The Children
The Children's Society estimates that 27% of South Swindon's children live in poverty.

In South Swindon alone, more than a quarter of our 24,000 children live in poverty. This includes children where parents are in work.

The Trades Union Council identifies the following reasons for increased child poverty:

– government cuts to in-work benefit have been a key driver behind the increase.

Other key factors behind the rise in child poverty are:

  • Weak wage growth
  • The spread of insecure work
  • Population growth
  • The rise in the number of working families hasn’t been enough to lift families out of poverty

 In 2016, the Conservatives abolished the Child Poverty Act and scrapped targets to reduce poverty.

We not only have an issue with growing inequality here that is not being addressed by government, but also an issue of growing vulnerability.

I recently sat down with some parents whose children have been groomed to become members of drug gangs in Swindon. They are given laced drugs, turned into addicts and then become willing runners for their new ‘friends’. This is happening as a result of the County Lines drug problem, but we are producing home grown gangs too.

This problem occurs overwhelmingly in the less affluent areas of Swindon. In the Parks and Central Swindon, families are on lower incomes and criminals who seek to manipulate children as young as 9 see the children as easy pickings. Sometimes this is made easier when children are removed from a family setting and taken into care. Often this care setting will be outside Swindon, making the children all the more isolated and vulnerable.

4 in 10 looked after children are placed out of area on average in the UK, and in 2017/18 58 children in care in Swindon went missing 480 times! These figures come from a report by the Children’s Society highlighting the vulnerability of our young people who are in the care system or in poverty.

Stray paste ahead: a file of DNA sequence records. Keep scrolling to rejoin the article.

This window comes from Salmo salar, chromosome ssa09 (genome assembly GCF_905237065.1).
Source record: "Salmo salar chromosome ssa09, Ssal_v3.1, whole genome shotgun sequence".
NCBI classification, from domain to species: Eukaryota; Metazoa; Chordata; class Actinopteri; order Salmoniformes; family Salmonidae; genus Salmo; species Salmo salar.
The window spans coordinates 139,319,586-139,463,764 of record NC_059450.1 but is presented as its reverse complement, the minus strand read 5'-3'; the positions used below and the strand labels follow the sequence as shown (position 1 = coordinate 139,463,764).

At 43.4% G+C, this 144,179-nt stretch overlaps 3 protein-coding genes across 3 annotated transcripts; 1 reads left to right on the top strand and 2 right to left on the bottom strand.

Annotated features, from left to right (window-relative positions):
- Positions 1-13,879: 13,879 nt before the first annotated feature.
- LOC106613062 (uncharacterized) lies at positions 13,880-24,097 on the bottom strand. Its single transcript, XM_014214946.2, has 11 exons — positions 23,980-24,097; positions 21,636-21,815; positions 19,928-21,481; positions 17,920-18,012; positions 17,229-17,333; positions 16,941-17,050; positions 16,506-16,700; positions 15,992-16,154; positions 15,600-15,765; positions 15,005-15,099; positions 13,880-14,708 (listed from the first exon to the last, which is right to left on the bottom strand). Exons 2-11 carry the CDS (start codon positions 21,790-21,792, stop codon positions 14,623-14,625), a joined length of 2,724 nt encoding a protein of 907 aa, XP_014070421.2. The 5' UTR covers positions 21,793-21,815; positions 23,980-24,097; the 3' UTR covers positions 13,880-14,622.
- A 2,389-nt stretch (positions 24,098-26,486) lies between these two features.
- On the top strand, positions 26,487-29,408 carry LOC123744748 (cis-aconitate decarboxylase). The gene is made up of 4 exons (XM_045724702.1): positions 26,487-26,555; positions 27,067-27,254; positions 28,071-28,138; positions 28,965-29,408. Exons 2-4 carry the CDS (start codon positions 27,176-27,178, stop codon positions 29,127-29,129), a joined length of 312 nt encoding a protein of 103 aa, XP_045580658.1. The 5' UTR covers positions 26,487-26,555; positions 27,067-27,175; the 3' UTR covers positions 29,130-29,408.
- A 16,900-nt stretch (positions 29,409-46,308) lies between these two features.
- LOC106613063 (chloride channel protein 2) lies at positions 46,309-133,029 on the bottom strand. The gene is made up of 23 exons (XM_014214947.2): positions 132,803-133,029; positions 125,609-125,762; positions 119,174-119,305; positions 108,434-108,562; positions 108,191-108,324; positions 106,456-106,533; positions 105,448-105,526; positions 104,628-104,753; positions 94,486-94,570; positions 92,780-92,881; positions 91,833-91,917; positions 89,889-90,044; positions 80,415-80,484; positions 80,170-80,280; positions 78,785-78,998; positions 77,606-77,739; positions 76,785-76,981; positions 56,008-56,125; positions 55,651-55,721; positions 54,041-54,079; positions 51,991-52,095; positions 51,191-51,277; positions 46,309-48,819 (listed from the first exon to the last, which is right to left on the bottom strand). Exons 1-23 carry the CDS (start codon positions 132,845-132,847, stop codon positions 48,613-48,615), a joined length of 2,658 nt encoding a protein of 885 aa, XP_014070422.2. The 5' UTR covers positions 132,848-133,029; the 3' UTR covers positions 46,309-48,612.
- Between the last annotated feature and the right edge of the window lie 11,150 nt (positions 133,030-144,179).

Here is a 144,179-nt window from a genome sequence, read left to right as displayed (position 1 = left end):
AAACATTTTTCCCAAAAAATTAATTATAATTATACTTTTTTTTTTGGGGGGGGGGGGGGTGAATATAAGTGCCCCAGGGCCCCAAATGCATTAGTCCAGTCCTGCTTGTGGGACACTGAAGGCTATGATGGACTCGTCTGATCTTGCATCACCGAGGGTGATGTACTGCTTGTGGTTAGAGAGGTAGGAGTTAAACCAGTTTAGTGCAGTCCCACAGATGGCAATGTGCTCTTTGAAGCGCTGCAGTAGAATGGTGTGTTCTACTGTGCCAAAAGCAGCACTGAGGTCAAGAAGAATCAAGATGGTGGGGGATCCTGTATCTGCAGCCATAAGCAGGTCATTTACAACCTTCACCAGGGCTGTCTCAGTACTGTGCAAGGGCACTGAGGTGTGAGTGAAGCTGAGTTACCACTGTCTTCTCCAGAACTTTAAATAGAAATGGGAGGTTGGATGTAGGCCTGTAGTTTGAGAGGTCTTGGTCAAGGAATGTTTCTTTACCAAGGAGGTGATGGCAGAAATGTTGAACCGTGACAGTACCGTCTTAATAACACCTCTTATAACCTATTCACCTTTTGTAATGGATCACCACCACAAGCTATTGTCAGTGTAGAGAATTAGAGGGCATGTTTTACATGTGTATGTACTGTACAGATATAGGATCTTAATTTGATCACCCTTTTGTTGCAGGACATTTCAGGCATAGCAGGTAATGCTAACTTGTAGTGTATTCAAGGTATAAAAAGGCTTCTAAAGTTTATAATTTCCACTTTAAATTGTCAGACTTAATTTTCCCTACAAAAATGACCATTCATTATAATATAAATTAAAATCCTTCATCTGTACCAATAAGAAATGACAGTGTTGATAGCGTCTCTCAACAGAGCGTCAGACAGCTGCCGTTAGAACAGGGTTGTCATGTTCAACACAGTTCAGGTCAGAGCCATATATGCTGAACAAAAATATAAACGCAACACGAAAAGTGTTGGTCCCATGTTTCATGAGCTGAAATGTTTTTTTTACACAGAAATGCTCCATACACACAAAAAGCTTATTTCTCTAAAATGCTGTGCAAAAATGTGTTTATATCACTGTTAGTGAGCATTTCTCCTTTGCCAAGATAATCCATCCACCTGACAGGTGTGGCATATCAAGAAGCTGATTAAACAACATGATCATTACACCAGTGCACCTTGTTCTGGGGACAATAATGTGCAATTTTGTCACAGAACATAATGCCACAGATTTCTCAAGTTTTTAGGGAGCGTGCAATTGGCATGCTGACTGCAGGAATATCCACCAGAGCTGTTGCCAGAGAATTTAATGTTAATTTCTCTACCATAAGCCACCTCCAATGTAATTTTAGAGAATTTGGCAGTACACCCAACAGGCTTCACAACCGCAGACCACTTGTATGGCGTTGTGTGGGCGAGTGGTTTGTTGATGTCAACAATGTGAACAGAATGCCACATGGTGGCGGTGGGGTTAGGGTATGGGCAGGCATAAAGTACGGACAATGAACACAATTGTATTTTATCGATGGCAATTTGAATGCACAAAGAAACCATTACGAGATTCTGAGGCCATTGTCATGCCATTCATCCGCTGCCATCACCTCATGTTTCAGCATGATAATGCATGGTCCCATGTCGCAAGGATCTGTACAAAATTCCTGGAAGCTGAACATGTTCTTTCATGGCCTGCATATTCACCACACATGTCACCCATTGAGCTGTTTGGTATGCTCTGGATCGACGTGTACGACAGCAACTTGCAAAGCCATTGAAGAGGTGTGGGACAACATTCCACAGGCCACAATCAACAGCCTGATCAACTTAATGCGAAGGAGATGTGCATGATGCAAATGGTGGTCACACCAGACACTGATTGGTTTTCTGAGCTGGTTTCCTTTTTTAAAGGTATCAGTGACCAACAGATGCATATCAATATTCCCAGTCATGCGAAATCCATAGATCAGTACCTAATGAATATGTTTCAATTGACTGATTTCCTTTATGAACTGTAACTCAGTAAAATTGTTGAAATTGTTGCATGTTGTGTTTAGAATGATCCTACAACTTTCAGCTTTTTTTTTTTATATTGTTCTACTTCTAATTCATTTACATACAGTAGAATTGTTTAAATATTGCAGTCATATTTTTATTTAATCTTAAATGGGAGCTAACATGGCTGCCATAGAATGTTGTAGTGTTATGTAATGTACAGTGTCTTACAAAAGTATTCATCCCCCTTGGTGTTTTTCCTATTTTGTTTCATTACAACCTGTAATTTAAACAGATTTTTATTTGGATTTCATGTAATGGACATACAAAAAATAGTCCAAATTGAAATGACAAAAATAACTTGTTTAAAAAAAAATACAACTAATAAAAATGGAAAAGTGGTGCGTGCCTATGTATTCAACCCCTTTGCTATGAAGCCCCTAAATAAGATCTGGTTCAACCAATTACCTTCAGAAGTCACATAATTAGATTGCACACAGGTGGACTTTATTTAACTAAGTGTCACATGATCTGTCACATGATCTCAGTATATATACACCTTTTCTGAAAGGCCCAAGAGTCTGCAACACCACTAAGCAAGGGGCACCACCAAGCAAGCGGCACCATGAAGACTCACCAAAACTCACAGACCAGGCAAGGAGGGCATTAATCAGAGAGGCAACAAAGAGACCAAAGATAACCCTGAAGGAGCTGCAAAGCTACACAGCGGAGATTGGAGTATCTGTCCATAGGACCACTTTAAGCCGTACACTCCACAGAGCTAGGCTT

The Children’s Society also highlights that 24 children were referred by Wiltshire Police to the National Referral Mechanism as potential victims of trafficking and exploitation.

What this shows is that a real strategy is needed to combat poverty and exploitation- neither are in evidence under the current government.

While poverty rises, the mechanisms by which to escape it are being reduced. I fought the closure of Swindon’s libraries and one of the tools was to demonstrate through the Council’s own Joint Strategic Needs Assessment that to close off access to learning would entrench poverty. Our schools are being starved of funding while they are also being expected to pick up the pieces for almost non-existent social and youth services and child and teenage mental health services.

All these cuts come together in a perfect storm to increase child vulnerability and to reduce our ability to address the problem at its root, which is a failure to pull together to support families in need to support their own children in need.

We need to see a comprehensive and coherent family-centred approach led by the Council under Youth Services, along with police, schools, social services, and medical practitioners where appropriate. This is something I am working towards with members of the community in Swindon, and fully commit to hold as a priority once elected as MP for South Swindon.



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